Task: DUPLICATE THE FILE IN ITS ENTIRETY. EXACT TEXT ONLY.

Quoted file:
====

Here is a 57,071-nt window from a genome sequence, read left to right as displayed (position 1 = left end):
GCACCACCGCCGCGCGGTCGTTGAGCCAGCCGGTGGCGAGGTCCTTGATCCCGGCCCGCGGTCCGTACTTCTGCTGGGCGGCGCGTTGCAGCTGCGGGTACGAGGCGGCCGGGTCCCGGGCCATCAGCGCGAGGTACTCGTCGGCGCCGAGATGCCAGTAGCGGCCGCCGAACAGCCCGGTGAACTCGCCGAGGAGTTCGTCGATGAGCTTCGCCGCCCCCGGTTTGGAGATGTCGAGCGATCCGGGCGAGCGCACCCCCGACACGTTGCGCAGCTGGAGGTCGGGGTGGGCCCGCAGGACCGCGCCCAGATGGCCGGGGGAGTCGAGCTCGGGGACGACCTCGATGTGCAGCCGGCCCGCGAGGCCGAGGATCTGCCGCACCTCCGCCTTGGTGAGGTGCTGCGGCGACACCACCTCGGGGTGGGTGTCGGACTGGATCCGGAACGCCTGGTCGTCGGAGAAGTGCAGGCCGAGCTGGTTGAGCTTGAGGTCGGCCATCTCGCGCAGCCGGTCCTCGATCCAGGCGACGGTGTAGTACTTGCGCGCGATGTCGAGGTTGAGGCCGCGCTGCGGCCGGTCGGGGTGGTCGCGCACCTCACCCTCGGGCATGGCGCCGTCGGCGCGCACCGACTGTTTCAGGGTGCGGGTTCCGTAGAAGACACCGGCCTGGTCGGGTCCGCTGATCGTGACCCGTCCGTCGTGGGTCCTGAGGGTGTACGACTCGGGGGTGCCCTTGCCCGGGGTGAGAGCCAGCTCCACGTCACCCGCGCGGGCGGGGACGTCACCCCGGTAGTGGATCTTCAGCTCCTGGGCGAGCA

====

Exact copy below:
Here is a 57,071-nt window from a genome sequence, read left to right as displayed (position 1 = left end):
GCACCACCGCCGCGCGGTCGTTGAGCCAGCCGGTGGCGAGGTCCTTGATCCCGGCCCGCGGTCCGTACTTCTGCTGGGCGGCGCGTTGCAGCTGCGGGTACGAGGCGGCCGGGTCCCGGGCCATCAGCGCGAGGTACTCGTCGGCGCCGAGATGCCAGTAGCGGCCGCCGAACAGCCCGGTGAACTCGCCGAGGAGTTCGTCGATGAGCTTCGCCGCCCCCGGTTTGGAGATGTCGAGCGATCCGGGCGAGCGCACCCCCGACACGTTGCGCAGCTGGAGGTCGGGGTGGGCCCGCAGGACCGCGCCCAGATGGCCGGGGGAGTCGAGCTCGGGGACGACCTCGATGTGCAGCCGGCCCGCGAGGCCGAGGATCTGCCGCACCTCCGCCTTGGTGAGGTGCTGCGGCGACACCACCTCGGGGTGGGTGTCGGACTGGATCCGGAACGCCTGGTCGTCGGAGAAGTGCAGGCCGAGCTGGTTGAGCTTGAGGTCGGCCATCTCGCGCAGCCGGTCCTCGATCCAGGCGACGGTGTAGTACTTGCGCGCGATGTCGAGGTTGAGGCCGCGCTGCGGCCGGTCGGGGTGGTCGCGCACCTCACCCTCGGGCATGGCGCCGTCGGCGCGCACCGACTGTTTCAGGGTGCGGGTTCCGTAGAAGACACCGGCCTGGTCGGGTCCGCTGATCGTGACCCGTCCGTCGTGGGTCCTGAGGGTGTACGACTCGGGGGTGCCCTTGCCCGGGGTGAGAGCCAGCTCCACGTCACCCGCGCGGGCGGGGACGTCACCCCGGTAGTGGATCTTCAGCTCCTGGGCGAGCA